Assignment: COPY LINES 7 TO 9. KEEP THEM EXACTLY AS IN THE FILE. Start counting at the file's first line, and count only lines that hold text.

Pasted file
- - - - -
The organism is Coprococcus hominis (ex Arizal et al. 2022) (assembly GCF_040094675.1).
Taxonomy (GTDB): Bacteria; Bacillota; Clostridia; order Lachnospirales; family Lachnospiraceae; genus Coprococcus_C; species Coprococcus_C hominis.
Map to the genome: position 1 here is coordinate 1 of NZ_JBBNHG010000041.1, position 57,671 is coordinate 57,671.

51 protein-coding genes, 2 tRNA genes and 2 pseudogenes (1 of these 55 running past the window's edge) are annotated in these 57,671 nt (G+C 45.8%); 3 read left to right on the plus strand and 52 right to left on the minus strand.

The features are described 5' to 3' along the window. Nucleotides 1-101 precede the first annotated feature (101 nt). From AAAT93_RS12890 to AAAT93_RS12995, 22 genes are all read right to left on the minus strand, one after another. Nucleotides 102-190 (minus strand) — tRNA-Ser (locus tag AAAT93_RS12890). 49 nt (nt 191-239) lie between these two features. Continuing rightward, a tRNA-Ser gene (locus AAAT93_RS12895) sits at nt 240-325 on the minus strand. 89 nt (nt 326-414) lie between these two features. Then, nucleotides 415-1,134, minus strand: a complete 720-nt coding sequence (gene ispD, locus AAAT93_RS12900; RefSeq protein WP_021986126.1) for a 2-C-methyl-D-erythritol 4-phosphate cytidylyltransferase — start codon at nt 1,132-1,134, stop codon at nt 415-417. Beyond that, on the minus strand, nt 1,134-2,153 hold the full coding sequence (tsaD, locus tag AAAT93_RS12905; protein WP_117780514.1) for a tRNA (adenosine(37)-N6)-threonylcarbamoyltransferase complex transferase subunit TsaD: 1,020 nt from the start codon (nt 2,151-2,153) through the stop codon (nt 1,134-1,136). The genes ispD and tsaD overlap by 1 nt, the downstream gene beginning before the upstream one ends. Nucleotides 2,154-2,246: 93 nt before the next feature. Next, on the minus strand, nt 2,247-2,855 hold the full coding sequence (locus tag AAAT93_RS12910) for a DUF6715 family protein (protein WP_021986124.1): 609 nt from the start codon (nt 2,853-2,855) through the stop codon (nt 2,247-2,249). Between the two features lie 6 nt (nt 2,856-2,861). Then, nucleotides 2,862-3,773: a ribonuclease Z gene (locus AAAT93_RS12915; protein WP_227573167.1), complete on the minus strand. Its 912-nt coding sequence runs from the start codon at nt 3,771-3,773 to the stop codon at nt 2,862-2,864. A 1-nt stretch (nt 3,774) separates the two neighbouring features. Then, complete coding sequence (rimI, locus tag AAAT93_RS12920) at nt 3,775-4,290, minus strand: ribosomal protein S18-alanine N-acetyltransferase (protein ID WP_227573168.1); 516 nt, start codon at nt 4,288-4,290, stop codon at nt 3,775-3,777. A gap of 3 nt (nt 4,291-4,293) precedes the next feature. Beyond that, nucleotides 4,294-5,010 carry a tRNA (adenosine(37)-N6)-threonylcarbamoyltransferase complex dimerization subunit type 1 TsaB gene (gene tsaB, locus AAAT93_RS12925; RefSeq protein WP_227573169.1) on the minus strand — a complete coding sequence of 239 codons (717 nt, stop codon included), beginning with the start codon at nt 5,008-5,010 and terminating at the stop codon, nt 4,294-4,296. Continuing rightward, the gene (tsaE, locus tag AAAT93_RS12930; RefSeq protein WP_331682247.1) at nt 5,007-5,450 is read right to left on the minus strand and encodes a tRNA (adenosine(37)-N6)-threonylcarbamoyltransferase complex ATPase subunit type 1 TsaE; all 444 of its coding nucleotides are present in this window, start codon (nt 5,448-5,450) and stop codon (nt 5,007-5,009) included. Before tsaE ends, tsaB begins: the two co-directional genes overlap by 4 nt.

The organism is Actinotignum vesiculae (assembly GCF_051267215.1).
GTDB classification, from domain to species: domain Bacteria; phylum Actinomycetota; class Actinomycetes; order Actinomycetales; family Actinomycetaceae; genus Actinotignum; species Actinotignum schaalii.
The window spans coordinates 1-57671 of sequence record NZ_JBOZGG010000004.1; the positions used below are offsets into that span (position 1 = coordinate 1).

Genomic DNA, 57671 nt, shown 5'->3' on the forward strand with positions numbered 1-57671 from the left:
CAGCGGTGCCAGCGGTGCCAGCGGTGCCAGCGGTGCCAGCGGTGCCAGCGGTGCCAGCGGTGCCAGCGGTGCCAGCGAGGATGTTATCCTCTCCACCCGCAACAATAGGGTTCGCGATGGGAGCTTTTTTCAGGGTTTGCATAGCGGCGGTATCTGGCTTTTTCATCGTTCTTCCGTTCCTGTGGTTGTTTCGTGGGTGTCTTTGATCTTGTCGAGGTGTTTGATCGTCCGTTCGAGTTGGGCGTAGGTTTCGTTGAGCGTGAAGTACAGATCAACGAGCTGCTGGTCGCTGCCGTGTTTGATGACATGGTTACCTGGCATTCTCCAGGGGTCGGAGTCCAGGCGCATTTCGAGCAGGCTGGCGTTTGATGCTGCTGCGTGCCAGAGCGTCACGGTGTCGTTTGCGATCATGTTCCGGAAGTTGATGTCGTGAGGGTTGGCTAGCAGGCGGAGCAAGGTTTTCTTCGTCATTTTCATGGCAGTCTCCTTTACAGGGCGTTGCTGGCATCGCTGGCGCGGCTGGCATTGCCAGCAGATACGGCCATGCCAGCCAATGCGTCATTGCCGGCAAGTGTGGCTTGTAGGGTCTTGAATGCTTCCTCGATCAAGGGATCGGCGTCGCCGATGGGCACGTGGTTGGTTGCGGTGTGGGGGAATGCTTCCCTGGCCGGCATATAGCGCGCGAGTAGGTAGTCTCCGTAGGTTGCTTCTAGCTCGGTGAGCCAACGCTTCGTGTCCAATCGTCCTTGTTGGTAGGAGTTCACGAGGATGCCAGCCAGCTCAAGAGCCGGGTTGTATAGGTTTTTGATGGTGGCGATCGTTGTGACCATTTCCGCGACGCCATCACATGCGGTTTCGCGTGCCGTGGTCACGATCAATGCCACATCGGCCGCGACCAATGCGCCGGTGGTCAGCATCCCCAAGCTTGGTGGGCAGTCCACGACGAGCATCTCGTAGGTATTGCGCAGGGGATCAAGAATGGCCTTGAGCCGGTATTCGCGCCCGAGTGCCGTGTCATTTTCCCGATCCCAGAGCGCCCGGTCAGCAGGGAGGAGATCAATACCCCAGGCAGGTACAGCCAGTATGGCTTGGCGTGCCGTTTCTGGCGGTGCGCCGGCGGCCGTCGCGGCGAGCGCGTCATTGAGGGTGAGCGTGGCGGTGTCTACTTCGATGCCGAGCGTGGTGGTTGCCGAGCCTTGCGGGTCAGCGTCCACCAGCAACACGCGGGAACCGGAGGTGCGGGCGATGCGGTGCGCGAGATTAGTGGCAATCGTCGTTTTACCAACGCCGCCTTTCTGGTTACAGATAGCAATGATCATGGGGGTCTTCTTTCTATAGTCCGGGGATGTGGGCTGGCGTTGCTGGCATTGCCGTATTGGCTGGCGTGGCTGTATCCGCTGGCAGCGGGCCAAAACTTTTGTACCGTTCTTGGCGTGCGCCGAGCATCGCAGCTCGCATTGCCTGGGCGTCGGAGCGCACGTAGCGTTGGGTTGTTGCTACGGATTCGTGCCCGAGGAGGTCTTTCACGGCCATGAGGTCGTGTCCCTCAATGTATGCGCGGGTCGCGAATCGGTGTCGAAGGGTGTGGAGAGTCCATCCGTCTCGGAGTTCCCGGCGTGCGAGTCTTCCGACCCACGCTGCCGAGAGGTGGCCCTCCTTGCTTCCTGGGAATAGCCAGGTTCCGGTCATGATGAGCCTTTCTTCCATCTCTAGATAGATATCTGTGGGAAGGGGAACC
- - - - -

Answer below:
GTDB classification, from domain to species: domain Bacteria; phylum Actinomycetota; class Actinomycetes; order Actinomycetales; family Actinomycetaceae; genus Actinotignum; species Actinotignum schaalii.
The window spans coordinates 1-57671 of sequence record NZ_JBOZGG010000004.1; the positions used below are offsets into that span (position 1 = coordinate 1).

Genomic DNA, 57671 nt, shown 5'->3' on the forward strand with positions numbered 1-57671 from the left: